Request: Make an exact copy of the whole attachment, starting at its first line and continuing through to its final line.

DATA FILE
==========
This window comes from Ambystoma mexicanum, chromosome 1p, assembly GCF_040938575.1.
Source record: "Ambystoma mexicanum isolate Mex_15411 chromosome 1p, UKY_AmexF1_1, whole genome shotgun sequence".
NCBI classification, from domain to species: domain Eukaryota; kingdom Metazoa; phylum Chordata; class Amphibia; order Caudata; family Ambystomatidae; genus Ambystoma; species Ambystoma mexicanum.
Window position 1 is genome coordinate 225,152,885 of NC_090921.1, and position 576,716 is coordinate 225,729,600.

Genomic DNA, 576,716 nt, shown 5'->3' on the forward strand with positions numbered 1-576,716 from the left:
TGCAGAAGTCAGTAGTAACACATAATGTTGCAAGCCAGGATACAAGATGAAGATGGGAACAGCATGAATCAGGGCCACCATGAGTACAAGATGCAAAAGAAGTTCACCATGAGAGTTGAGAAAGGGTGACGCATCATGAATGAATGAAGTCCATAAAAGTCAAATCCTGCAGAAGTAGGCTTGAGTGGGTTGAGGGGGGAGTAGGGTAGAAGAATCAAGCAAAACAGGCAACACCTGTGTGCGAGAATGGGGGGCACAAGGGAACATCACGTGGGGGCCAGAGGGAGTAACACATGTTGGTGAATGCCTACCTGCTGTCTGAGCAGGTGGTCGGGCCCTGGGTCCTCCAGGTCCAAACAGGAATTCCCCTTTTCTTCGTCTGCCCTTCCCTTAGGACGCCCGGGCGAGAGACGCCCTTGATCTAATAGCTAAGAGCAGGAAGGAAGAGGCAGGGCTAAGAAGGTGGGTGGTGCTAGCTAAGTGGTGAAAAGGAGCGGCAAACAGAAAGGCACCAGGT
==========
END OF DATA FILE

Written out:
This window comes from Ambystoma mexicanum, chromosome 1p, assembly GCF_040938575.1.
Source record: "Ambystoma mexicanum isolate Mex_15411 chromosome 1p, UKY_AmexF1_1, whole genome shotgun sequence".
NCBI classification, from domain to species: domain Eukaryota; kingdom Metazoa; phylum Chordata; class Amphibia; order Caudata; family Ambystomatidae; genus Ambystoma; species Ambystoma mexicanum.
Window position 1 is genome coordinate 225,152,885 of NC_090921.1, and position 576,716 is coordinate 225,729,600.

Genomic DNA, 576,716 nt, shown 5'->3' on the forward strand with positions numbered 1-576,716 from the left:
TGCAGAAGTCAGTAGTAACACATAATGTTGCAAGCCAGGATACAAGATGAAGATGGGAACAGCATGAATCAGGGCCACCATGAGTACAAGATGCAAAAGAAGTTCACCATGAGAGTTGAGAAAGGGTGACGCATCATGAATGAATGAAGTCCATAAAAGTCAAATCCTGCAGAAGTAGGCTTGAGTGGGTTGAGGGGGGAGTAGGGTAGAAGAATCAAGCAAAACAGGCAACACCTGTGTGCGAGAATGGGGGGCACAAGGGAACATCACGTGGGGGCCAGAGGGAGTAACACATGTTGGTGAATGCCTACCTGCTGTCTGAGCAGGTGGTCGGGCCCTGGGTCCTCCAGGTCCAAACAGGAATTCCCCTTTTCTTCGTCTGCCCTTCCCTTAGGACGCCCGGGCGAGAGACGCCCTTGATCTAATAGCTAAGAGCAGGAAGGAAGAGGCAGGGCTAAGAAGGTGGGTGGTGCTAGCTAAGTGGTGAAAAGGAGCGGCAAACAGAAAGGCACCAGGT